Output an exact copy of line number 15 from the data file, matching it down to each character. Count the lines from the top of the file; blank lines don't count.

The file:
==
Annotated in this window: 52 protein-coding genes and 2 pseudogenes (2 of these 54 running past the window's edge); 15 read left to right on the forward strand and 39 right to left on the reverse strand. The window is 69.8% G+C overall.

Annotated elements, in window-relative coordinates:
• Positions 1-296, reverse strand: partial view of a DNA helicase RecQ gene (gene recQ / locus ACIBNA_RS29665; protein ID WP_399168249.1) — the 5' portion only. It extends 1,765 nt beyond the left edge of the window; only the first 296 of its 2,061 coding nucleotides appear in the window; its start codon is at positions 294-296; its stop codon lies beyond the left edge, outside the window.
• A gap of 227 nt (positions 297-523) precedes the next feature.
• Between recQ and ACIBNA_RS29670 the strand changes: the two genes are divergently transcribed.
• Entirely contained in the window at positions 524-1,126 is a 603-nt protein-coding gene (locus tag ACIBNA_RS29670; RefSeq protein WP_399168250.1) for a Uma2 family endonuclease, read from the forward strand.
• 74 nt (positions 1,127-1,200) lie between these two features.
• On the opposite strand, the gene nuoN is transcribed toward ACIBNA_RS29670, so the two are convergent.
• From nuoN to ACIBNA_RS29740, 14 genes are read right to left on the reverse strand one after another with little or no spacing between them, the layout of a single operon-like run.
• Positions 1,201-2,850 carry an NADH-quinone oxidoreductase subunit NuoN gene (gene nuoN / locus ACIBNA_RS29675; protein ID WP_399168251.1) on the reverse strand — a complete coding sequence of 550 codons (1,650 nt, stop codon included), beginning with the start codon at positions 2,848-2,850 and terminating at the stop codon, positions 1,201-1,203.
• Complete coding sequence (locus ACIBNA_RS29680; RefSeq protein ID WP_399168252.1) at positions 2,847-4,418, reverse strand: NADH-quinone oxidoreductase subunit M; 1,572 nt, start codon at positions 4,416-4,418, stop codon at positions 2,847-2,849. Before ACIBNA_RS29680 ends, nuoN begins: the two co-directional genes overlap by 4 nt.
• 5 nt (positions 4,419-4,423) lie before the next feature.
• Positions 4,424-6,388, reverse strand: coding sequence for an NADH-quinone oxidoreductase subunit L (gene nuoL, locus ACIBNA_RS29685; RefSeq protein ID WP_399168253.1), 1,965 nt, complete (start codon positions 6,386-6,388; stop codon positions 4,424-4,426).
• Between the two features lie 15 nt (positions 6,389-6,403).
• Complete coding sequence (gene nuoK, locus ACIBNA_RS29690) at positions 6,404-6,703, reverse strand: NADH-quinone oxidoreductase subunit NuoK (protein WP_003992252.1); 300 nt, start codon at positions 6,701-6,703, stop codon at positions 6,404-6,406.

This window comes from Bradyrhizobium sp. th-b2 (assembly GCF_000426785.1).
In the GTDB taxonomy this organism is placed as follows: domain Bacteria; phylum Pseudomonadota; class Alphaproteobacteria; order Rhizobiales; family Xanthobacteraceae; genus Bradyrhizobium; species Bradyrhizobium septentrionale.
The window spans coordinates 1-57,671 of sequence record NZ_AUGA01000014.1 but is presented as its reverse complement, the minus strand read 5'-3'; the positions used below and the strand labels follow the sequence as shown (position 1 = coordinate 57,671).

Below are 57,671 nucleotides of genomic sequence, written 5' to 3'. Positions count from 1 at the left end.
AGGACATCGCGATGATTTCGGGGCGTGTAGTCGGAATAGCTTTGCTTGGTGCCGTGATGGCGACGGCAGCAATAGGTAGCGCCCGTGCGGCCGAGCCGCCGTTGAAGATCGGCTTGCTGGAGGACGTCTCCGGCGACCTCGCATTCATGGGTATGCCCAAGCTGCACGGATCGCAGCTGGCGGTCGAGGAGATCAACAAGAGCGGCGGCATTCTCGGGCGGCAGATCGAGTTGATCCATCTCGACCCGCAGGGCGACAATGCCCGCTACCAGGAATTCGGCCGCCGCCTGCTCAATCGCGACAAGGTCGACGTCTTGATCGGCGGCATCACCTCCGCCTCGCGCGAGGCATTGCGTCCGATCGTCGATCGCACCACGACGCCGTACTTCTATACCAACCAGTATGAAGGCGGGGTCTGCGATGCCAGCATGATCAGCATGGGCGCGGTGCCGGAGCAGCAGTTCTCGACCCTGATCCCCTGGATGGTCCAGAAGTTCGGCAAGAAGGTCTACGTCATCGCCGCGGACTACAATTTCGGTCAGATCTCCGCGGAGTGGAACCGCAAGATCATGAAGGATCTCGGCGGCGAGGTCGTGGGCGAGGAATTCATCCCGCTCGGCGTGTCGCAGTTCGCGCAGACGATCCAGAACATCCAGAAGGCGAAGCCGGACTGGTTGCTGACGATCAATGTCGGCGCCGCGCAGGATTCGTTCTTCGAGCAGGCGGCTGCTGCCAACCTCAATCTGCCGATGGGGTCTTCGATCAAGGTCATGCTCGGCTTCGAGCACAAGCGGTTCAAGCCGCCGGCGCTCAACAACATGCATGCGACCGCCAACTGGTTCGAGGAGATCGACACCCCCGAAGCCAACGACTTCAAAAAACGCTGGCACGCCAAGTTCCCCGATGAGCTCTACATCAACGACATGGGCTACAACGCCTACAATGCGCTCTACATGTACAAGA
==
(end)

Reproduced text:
• Complete coding sequence (gene nuoK, locus ACIBNA_RS29690) at positions 6,404-6,703, reverse strand: NADH-quinone oxidoreductase subunit NuoK (protein WP_003992252.1); 300 nt, start codon at positions 6,701-6,703, stop codon at positions 6,404-6,406.